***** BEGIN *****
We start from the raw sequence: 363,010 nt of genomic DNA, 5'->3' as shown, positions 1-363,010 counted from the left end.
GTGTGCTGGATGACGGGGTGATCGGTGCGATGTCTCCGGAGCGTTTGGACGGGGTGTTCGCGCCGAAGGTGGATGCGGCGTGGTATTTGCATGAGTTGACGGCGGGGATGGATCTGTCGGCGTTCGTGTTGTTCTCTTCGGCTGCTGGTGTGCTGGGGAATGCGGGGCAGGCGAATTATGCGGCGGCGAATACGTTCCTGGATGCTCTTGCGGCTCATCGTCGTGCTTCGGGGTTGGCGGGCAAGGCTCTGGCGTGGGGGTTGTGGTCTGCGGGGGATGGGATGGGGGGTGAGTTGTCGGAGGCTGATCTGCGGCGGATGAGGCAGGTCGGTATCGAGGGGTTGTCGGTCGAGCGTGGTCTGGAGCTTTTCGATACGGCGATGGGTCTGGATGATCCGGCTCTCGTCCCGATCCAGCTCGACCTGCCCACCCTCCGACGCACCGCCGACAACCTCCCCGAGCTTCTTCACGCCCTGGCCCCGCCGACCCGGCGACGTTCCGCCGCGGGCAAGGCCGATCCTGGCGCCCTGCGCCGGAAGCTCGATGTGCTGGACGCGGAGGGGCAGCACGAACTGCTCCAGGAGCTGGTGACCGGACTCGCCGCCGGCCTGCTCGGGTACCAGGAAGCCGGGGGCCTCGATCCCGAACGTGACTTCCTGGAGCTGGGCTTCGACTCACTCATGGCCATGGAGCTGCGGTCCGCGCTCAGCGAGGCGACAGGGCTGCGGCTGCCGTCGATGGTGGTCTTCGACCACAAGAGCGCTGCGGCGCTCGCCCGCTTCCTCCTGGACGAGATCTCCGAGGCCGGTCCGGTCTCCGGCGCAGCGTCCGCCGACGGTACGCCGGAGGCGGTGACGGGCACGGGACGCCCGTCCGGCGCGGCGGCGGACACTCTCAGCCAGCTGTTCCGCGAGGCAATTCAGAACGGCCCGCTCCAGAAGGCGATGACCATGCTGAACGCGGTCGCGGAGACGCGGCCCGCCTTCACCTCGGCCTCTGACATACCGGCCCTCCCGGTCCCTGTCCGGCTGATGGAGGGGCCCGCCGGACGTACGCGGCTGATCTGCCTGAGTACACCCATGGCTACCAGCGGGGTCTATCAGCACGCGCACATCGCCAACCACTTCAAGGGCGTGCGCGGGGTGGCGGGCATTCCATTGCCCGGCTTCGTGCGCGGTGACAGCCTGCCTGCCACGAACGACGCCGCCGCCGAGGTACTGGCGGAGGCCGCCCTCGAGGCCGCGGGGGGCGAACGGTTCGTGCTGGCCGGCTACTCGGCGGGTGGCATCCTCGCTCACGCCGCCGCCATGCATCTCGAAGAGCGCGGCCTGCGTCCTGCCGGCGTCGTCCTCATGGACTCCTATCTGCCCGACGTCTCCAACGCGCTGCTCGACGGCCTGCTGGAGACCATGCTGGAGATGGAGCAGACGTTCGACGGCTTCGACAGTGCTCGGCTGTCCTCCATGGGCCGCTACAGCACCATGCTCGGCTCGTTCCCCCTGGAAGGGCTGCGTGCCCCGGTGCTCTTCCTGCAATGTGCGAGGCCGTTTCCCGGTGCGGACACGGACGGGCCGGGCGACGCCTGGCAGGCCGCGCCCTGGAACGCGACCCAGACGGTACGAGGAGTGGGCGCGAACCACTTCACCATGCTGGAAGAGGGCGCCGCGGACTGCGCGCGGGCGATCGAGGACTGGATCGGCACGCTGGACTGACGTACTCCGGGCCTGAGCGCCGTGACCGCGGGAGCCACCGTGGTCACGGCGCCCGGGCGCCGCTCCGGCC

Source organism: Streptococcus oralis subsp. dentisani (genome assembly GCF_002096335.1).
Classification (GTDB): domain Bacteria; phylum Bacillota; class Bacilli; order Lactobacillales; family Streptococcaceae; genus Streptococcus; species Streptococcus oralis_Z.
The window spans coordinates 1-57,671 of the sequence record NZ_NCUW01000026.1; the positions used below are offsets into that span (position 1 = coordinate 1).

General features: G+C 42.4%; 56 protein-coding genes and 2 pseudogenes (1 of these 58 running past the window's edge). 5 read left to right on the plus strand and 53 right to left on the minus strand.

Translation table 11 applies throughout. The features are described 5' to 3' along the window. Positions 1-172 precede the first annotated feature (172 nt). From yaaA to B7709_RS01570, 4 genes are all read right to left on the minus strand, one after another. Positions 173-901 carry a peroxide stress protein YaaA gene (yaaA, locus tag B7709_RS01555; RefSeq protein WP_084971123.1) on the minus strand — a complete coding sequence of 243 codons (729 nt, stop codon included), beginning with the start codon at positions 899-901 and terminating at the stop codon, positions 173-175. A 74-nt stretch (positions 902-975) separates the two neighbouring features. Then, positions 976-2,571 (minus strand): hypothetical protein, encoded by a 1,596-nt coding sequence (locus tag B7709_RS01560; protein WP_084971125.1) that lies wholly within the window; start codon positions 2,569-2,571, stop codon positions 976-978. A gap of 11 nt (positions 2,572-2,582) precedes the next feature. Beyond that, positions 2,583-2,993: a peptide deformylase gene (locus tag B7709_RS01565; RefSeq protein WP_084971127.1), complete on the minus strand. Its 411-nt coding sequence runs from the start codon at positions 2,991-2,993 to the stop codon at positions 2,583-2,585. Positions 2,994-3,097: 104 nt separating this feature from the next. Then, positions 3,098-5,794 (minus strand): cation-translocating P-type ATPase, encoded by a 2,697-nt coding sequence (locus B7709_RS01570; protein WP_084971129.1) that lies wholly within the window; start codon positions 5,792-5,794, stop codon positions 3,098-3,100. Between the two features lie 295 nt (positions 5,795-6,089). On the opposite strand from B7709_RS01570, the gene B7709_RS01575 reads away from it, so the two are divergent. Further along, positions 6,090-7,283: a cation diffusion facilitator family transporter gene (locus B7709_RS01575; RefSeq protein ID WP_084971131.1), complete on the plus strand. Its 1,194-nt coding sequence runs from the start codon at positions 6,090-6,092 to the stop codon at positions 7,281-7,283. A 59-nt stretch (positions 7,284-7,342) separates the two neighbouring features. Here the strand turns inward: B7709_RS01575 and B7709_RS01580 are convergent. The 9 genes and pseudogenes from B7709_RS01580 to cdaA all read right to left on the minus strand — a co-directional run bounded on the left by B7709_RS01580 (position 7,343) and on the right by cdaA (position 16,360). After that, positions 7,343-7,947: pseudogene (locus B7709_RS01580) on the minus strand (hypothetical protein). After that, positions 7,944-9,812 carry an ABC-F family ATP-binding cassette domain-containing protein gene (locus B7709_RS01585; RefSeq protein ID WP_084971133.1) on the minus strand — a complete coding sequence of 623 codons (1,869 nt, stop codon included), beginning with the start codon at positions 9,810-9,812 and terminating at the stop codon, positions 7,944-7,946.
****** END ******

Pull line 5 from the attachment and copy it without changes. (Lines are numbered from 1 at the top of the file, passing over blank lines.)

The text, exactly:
The window spans coordinates 1-57,671 of the sequence record NZ_NCUW01000026.1; the positions used below are offsets into that span (position 1 = coordinate 1).